In the post entitled, “Why Retirees Go Broke”, I combined the findings of an outstanding paper from Dr. Deborah Thorne with a paper my son and I recently co-authored analyzing the timing of portfolio ruin to show that, while sequence of returns risk might eventually deplete your savings, it is unlikely to be a major contributor to bankruptcy.
Outliving your savings and going bankrupt are two different risks. You can outlive your savings without going bankrupt. You may not spend all of your savings if you declare bankruptcy because Social Security benefits are protected from creditors and so are some retirement account assets, especially in bankruptcy. But, poor market returns aren’t the only way to deplete your savings. A spending crisis can deplete savings even faster than market losses and can lead to bankruptcy.
(ERISA-qualified retirement accounts – 401(k)s, are a typical example – are typically protected from judgments even when bankruptcy is not declared, but protection of non-ERISA-qualified retirement accounts like IRAs is complicated. You should discuss both with an estate attorney, but you can find good explanations at Nolo.com and at the Strictly Business Law Blog.)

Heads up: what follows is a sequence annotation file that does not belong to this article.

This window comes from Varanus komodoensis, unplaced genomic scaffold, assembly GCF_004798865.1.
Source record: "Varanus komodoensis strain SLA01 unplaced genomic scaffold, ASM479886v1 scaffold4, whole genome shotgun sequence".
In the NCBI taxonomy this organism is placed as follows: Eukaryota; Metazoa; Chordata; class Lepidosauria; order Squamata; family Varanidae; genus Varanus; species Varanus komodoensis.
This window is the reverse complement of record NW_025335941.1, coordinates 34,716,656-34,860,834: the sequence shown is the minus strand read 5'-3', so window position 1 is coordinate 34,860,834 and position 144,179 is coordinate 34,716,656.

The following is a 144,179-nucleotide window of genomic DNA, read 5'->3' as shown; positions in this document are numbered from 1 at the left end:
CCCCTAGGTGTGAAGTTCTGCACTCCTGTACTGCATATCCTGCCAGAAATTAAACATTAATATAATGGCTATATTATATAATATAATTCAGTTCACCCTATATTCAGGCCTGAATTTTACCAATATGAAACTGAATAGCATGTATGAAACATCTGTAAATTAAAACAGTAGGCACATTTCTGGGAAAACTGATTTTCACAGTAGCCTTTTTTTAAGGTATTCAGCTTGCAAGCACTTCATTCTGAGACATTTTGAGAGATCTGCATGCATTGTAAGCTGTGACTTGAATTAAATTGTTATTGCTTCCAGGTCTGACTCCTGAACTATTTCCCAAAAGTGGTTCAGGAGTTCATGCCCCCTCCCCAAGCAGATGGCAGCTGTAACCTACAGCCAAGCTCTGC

You can become insolvent even if you invest all of your savings in Treasuries and annuities because expenses will still be uncertain – owning stocks isn’t a prerequisite for financial disaster. The culprit is unpredictable expenses.
The point of the bankruptcy post is that you should not confuse mitigating portfolio ruin with mitigating insolvency. Most elder bankruptcies result from spending crises, not poor market returns. Plan for both.
Most retirement research calculates a lifetime probability of portfolio ruin, the probability that you will deplete your retirement savings sometime during your life. Spend 3% of your portfolio annually, for example, and you have only a 5% probability of outliving your savings. In reality, that probability of portfolio survival ranges from near zero in the first decade of retirement to 5% after three decades or so. Kaplan-Meier curves, as I described in Death and Ruin, show how your probability of portfolio survival changes with age.
That post also explains that unless you live past your median life expectancy, you probably won’t outlive your savings with a reasonable withdrawal rate. The biggest risk of portfolio ruin, assuming you select a reasonable annual spending rate, is longevity, not market risk.